Following announcement of Ukraine’s plans to license Russian books and introduce quotas, Rospechat said Russian legislation in this sphere was quite liberal.
“We have no licensing of publishing and printing at all. There are no barriers for foreign book import, and we have no plans to revise the rules,” said the press office.Russian-Ukrainian publishing cooperation had been fruitful until now, with both countries presenting their books at each others’ book forums, said Rospechat chief Mikhail Seslavinsky. “In 2008, Ukraine was the honorary guest at the international book fair in Moscow, while Russia enjoyed the same status at the fair in Kiev in 2010 and was repeatedly represented at the fair in western Ukraine’s Lviv,” he said adding one should not forget about close ties between Ukrainian and Russian writers.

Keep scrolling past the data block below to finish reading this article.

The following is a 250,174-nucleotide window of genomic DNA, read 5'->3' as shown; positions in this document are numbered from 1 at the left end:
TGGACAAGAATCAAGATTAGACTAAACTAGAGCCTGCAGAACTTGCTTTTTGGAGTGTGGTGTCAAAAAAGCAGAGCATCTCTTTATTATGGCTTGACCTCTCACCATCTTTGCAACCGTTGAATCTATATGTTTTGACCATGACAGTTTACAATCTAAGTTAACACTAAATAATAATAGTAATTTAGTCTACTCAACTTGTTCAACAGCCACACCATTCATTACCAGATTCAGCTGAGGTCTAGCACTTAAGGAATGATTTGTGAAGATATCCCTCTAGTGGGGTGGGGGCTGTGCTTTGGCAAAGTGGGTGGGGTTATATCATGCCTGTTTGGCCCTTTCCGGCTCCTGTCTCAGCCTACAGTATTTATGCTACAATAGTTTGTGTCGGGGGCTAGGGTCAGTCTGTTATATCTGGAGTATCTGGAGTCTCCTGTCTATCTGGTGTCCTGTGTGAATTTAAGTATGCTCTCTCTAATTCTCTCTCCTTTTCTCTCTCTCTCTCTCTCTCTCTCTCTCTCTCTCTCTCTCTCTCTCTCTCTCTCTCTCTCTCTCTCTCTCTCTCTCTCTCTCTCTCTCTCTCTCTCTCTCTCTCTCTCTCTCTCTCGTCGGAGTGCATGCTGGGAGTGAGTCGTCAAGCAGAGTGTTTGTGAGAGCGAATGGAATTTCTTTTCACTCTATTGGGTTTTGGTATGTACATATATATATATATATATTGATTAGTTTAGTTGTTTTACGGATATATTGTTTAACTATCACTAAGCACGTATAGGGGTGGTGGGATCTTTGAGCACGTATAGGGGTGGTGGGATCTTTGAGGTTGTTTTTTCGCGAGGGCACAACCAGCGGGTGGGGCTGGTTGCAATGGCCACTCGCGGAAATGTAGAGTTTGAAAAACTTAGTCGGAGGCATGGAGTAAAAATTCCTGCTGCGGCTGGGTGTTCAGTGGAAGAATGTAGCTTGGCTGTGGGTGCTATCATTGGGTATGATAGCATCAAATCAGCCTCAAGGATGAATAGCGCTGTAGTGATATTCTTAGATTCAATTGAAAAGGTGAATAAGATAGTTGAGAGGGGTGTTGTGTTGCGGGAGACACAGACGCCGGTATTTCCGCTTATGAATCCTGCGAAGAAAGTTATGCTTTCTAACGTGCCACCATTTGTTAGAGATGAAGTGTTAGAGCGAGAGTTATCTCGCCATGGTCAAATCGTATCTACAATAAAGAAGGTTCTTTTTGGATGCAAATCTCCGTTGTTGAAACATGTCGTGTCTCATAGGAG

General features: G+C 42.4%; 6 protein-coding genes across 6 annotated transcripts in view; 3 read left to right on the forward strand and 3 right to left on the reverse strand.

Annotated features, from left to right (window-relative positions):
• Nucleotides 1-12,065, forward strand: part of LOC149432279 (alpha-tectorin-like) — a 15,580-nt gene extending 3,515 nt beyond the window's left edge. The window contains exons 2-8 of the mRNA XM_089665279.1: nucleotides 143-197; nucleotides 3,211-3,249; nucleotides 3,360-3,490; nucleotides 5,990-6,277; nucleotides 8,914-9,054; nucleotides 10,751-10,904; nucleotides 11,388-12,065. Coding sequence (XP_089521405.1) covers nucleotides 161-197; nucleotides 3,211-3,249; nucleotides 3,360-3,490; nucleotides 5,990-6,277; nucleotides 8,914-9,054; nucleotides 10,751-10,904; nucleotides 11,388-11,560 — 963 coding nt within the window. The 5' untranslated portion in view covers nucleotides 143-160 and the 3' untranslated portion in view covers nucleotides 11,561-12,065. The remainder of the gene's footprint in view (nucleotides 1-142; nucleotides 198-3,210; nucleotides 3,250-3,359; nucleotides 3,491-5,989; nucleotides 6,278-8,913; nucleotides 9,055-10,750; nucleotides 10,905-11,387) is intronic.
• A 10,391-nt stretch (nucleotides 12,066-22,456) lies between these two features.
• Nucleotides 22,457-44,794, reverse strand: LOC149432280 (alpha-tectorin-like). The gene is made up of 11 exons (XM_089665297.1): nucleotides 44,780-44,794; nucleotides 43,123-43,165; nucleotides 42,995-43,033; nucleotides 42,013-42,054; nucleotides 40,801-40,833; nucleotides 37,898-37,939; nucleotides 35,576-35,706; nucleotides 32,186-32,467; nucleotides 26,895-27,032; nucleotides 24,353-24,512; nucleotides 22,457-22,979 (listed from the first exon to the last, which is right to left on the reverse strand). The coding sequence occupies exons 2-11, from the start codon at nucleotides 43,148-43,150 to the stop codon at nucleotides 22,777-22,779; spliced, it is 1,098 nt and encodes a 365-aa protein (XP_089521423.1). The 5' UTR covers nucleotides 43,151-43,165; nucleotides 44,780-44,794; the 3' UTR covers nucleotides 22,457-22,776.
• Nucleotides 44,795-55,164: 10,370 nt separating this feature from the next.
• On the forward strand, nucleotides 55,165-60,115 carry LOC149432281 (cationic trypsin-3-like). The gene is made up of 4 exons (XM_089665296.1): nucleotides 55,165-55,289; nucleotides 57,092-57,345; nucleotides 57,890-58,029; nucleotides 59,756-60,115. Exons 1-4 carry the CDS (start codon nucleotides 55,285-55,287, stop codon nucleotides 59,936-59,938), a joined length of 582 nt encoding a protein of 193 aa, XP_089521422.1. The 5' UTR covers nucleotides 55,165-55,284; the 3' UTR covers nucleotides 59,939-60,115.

“It would be sad if, despite all this, Ukraine would impose a kind of book embargo, even if temporarily, evoking memories of the worst pages of 20th century history,” Seslavinsky said.